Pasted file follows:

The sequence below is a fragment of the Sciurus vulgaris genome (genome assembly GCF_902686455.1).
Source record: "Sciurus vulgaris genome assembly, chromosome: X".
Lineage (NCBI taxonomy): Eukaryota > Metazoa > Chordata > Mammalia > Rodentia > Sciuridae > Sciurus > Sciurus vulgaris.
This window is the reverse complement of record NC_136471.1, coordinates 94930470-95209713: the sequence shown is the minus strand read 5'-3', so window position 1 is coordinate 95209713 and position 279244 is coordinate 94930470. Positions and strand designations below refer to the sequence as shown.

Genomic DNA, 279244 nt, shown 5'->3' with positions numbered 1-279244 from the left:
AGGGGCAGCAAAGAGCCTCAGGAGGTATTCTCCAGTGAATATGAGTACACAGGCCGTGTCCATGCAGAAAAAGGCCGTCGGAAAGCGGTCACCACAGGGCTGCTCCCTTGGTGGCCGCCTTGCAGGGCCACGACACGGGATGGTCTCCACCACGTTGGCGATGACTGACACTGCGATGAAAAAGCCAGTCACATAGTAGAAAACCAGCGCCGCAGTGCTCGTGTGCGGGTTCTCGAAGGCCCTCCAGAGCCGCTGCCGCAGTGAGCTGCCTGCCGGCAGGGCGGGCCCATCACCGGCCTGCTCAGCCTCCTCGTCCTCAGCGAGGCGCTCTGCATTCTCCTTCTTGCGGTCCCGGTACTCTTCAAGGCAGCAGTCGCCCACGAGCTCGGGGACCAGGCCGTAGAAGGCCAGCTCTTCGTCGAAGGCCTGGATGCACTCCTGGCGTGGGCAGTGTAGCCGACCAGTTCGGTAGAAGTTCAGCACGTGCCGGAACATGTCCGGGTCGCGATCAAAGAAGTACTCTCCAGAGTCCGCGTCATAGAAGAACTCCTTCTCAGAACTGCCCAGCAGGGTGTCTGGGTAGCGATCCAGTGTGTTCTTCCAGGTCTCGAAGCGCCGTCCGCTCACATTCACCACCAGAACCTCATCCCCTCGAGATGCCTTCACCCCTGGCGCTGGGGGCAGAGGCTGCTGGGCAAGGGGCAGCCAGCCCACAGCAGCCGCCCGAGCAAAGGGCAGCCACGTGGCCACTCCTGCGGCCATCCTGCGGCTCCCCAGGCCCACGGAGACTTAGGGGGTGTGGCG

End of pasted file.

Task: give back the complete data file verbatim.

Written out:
The sequence below is a fragment of the Sciurus vulgaris genome (genome assembly GCF_902686455.1).
Source record: "Sciurus vulgaris genome assembly, chromosome: X".
Lineage (NCBI taxonomy): Eukaryota > Metazoa > Chordata > Mammalia > Rodentia > Sciuridae > Sciurus > Sciurus vulgaris.
This window is the reverse complement of record NC_136471.1, coordinates 94930470-95209713: the sequence shown is the minus strand read 5'-3', so window position 1 is coordinate 95209713 and position 279244 is coordinate 94930470. Positions and strand designations below refer to the sequence as shown.

Genomic DNA, 279244 nt, shown 5'->3' with positions numbered 1-279244 from the left:
AGGGGCAGCAAAGAGCCTCAGGAGGTATTCTCCAGTGAATATGAGTACACAGGCCGTGTCCATGCAGAAAAAGGCCGTCGGAAAGCGGTCACCACAGGGCTGCTCCCTTGGTGGCCGCCTTGCAGGGCCACGACACGGGATGGTCTCCACCACGTTGGCGATGACTGACACTGCGATGAAAAAGCCAGTCACATAGTAGAAAACCAGCGCCGCAGTGCTCGTGTGCGGGTTCTCGAAGGCCCTCCAGAGCCGCTGCCGCAGTGAGCTGCCTGCCGGCAGGGCGGGCCCATCACCGGCCTGCTCAGCCTCCTCGTCCTCAGCGAGGCGCTCTGCATTCTCCTTCTTGCGGTCCCGGTACTCTTCAAGGCAGCAGTCGCCCACGAGCTCGGGGACCAGGCCGTAGAAGGCCAGCTCTTCGTCGAAGGCCTGGATGCACTCCTGGCGTGGGCAGTGTAGCCGACCAGTTCGGTAGAAGTTCAGCACGTGCCGGAACATGTCCGGGTCGCGATCAAAGAAGTACTCTCCAGAGTCCGCGTCATAGAAGAACTCCTTCTCAGAACTGCCCAGCAGGGTGTCTGGGTAGCGATCCAGTGTGTTCTTCCAGGTCTCGAAGCGCCGTCCGCTCACATTCACCACCAGAACCTCATCCCCTCGAGATGCCTTCACCCCTGGCGCTGGGGGCAGAGGCTGCTGGGCAAGGGGCAGCCAGCCCACAGCAGCCGCCCGAGCAAAGGGCAGCCACGTGGCCACTCCTGCGGCCATCCTGCGGCTCCCCAGGCCCACGGAGACTTAGGGGGTGTGGCG